The way that you talk about yourself and others is just as important as the way that you talk about your child to your child. “Low self-esteem, specifically poor body image, is associated with increased tobacco and alcohol use, according to recent research,” says Parent Talk blog. If a child doubts themselves, their abilities and their self-worth they are more likely to feel depressed and that depression can lead to unhealthy coping habits as they grow up. These unhealthy coping methods are the reason that increased self-esteem and affirmative words and actions are so important in the early development of your child’s life.

Some ways that we suggest supporting positive self-esteem include complimenting physical features, in a healthy way, and not criticizing their looks. Limit access to media and its distorted perceptions of what “beautiful” is. Teach your children healthy eating habits, encourage physical activity as a pastime, but not a way to lose weight and make sure they stay well rested. Important things to remember when talking about body image with your child is that they should know that physical appearance is not a determinant of self-worth. Emphasizing the importance of not only physical appearance, but also intellect and self-identity is just as important as making your child feel beautiful.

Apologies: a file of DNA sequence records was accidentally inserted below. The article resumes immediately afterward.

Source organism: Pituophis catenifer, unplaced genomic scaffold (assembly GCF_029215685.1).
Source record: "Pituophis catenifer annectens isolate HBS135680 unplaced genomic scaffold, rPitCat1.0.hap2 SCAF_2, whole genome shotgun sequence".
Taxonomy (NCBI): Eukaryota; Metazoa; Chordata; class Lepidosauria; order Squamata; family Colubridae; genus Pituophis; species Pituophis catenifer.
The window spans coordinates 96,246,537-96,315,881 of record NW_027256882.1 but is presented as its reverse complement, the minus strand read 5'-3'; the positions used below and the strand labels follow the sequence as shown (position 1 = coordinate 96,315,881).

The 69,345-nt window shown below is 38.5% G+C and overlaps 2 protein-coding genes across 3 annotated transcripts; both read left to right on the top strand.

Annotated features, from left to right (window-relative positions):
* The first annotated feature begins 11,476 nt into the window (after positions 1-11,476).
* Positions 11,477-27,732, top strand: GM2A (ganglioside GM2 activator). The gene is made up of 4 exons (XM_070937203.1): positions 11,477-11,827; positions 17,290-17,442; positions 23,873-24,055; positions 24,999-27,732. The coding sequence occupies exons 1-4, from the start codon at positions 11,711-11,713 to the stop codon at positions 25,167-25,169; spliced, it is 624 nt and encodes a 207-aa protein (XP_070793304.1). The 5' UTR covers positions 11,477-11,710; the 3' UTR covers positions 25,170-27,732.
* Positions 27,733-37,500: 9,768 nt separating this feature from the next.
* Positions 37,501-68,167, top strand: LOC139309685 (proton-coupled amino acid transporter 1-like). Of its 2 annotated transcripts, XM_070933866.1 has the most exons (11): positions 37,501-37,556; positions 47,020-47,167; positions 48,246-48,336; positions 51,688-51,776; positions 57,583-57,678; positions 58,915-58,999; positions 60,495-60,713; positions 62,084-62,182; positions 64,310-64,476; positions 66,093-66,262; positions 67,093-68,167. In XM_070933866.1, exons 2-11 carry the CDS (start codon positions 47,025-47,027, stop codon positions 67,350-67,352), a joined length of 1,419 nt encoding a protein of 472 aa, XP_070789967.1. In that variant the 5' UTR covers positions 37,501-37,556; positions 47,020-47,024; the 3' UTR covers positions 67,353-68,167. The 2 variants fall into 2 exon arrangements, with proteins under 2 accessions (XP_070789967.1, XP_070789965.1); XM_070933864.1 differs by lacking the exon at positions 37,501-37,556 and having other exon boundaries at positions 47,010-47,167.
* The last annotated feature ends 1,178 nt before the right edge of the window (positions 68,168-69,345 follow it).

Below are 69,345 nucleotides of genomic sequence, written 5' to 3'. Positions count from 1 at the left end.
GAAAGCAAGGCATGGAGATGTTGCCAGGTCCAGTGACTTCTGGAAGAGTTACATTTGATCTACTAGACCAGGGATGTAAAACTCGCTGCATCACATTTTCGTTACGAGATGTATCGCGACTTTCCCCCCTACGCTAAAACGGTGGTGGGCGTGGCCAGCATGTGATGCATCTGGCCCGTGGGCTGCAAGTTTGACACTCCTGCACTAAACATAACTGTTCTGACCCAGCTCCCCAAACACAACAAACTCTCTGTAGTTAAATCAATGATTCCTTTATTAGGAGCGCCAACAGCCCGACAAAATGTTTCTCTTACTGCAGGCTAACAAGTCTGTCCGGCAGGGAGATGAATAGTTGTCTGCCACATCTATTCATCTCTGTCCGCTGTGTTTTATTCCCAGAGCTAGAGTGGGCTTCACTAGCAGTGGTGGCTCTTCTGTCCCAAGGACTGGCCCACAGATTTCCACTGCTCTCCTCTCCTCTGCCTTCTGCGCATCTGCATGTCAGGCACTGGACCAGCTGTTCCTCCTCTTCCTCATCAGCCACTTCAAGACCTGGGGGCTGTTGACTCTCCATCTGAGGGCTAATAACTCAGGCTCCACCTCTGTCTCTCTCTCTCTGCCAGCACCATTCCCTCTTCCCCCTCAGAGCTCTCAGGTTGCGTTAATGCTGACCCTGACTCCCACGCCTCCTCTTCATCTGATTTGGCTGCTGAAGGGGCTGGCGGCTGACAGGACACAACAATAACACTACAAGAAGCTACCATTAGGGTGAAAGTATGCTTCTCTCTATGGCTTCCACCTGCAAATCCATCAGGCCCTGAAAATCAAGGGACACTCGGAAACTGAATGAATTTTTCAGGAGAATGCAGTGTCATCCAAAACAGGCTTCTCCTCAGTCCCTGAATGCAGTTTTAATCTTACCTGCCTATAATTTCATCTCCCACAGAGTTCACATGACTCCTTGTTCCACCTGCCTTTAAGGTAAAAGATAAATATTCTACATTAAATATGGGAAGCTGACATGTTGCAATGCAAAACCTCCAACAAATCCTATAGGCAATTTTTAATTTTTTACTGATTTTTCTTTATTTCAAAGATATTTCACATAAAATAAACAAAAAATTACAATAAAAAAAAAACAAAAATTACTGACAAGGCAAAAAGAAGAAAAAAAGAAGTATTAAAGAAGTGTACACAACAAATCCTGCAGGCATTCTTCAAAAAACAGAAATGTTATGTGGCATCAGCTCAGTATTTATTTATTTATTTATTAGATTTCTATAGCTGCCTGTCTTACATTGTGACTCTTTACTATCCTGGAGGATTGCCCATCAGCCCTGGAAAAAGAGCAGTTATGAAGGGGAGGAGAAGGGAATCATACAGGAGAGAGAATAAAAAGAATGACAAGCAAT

There are many fine lines to walk when approaching the subject of body image with your child, but providing them with a supportive and encouraging environment to try new activities or adventures, despite the outcome, and embracing each child’s uniqueness is a way to help him/her to develop a strong sense of self-worth and therefore a higher level of self esteem.